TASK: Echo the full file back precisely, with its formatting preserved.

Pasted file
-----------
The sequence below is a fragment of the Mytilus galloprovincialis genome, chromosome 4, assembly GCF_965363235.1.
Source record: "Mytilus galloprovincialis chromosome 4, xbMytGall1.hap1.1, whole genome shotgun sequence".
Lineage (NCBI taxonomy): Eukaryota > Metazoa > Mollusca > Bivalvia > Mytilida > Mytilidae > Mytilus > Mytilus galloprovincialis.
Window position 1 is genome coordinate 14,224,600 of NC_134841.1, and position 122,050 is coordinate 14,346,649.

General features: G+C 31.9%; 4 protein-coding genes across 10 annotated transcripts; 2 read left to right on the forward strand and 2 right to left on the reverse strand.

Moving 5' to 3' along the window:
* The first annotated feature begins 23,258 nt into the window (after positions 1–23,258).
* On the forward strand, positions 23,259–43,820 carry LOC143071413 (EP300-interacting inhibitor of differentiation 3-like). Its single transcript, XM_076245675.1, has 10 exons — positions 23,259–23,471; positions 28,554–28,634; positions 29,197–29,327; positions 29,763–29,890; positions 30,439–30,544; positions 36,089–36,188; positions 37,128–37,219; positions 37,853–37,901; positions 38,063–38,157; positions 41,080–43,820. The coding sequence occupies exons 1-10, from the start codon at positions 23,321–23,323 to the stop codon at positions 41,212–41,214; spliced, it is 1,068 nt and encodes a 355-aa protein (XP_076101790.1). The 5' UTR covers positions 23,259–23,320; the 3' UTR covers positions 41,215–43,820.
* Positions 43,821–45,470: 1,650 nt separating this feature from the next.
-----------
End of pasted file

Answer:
The sequence below is a fragment of the Mytilus galloprovincialis genome, chromosome 4, assembly GCF_965363235.1.
Source record: "Mytilus galloprovincialis chromosome 4, xbMytGall1.hap1.1, whole genome shotgun sequence".
Lineage (NCBI taxonomy): Eukaryota > Metazoa > Mollusca > Bivalvia > Mytilida > Mytilidae > Mytilus > Mytilus galloprovincialis.
Window position 1 is genome coordinate 14,224,600 of NC_134841.1, and position 122,050 is coordinate 14,346,649.

General features: G+C 31.9%; 4 protein-coding genes across 10 annotated transcripts; 2 read left to right on the forward strand and 2 right to left on the reverse strand.

Moving 5' to 3' along the window:
* The first annotated feature begins 23,258 nt into the window (after positions 1–23,258).
* On the forward strand, positions 23,259–43,820 carry LOC143071413 (EP300-interacting inhibitor of differentiation 3-like). Its single transcript, XM_076245675.1, has 10 exons — positions 23,259–23,471; positions 28,554–28,634; positions 29,197–29,327; positions 29,763–29,890; positions 30,439–30,544; positions 36,089–36,188; positions 37,128–37,219; positions 37,853–37,901; positions 38,063–38,157; positions 41,080–43,820. The coding sequence occupies exons 1-10, from the start codon at positions 23,321–23,323 to the stop codon at positions 41,212–41,214; spliced, it is 1,068 nt and encodes a 355-aa protein (XP_076101790.1). The 5' UTR covers positions 23,259–23,320; the 3' UTR covers positions 41,215–43,820.
* Positions 43,821–45,470: 1,650 nt separating this feature from the next.